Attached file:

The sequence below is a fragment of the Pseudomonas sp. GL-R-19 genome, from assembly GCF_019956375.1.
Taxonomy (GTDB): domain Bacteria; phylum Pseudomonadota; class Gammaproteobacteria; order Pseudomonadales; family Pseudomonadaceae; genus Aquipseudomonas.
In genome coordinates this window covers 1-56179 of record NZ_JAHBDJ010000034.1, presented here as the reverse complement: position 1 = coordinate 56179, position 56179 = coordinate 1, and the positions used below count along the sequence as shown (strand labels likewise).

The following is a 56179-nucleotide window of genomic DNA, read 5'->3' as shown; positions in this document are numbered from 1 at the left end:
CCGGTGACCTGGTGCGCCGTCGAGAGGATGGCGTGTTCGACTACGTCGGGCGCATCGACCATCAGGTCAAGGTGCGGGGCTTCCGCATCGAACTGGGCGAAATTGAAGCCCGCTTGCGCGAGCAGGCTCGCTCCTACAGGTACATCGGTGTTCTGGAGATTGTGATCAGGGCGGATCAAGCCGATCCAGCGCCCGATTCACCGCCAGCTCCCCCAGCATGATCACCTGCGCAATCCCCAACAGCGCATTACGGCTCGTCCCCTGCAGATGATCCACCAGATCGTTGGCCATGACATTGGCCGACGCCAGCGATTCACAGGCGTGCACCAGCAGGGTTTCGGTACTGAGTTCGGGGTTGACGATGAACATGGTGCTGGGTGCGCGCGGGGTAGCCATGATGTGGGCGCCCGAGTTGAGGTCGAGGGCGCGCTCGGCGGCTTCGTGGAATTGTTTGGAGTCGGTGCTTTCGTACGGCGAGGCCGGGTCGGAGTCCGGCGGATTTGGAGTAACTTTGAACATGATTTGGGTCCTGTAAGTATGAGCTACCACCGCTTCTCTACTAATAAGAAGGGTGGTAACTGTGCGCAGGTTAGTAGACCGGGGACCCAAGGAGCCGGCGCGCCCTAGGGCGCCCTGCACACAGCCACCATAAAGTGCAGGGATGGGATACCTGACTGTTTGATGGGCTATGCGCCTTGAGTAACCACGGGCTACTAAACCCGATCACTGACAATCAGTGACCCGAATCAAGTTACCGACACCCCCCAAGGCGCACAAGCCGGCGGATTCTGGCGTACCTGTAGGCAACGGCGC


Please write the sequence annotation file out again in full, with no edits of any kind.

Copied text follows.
The sequence below is a fragment of the Pseudomonas sp. GL-R-19 genome, from assembly GCF_019956375.1.
Taxonomy (GTDB): domain Bacteria; phylum Pseudomonadota; class Gammaproteobacteria; order Pseudomonadales; family Pseudomonadaceae; genus Aquipseudomonas.
In genome coordinates this window covers 1-56179 of record NZ_JAHBDJ010000034.1, presented here as the reverse complement: position 1 = coordinate 56179, position 56179 = coordinate 1, and the positions used below count along the sequence as shown (strand labels likewise).

The following is a 56179-nucleotide window of genomic DNA, read 5'->3' as shown; positions in this document are numbered from 1 at the left end:
CCGGTGACCTGGTGCGCCGTCGAGAGGATGGCGTGTTCGACTACGTCGGGCGCATCGACCATCAGGTCAAGGTGCGGGGCTTCCGCATCGAACTGGGCGAAATTGAAGCCCGCTTGCGCGAGCAGGCTCGCTCCTACAGGTACATCGGTGTTCTGGAGATTGTGATCAGGGCGGATCAAGCCGATCCAGCGCCCGATTCACCGCCAGCTCCCCCAGCATGATCACCTGCGCAATCCCCAACAGCGCATTACGGCTCGTCCCCTGCAGATGATCCACCAGATCGTTGGCCATGACATTGGCCGACGCCAGCGATTCACAGGCGTGCACCAGCAGGGTTTCGGTACTGAGTTCGGGGTTGACGATGAACATGGTGCTGGGTGCGCGCGGGGTAGCCATGATGTGGGCGCCCGAGTTGAGGTCGAGGGCGCGCTCGGCGGCTTCGTGGAATTGTTTGGAGTCGGTGCTTTCGTACGGCGAGGCCGGGTCGGAGTCCGGCGGATTTGGAGTAACTTTGAACATGATTTGGGTCCTGTAAGTATGAGCTACCACCGCTTCTCTACTAATAAGAAGGGTGGTAACTGTGCGCAGGTTAGTAGACCGGGGACCCAAGGAGCCGGCGCGCCCTAGGGCGCCCTGCACACAGCCACCATAAAGTGCAGGGATGGGATACCTGACTGTTTGATGGGCTATGCGCCTTGAGTAACCACGGGCTACTAAACCCGATCACTGACAATCAGTGACCCGAATCAAGTTACCGACACCCCCCAAGGCGCACAAGCCGGCGGATTCTGGCGTACCTGTAGGCAACGGCGC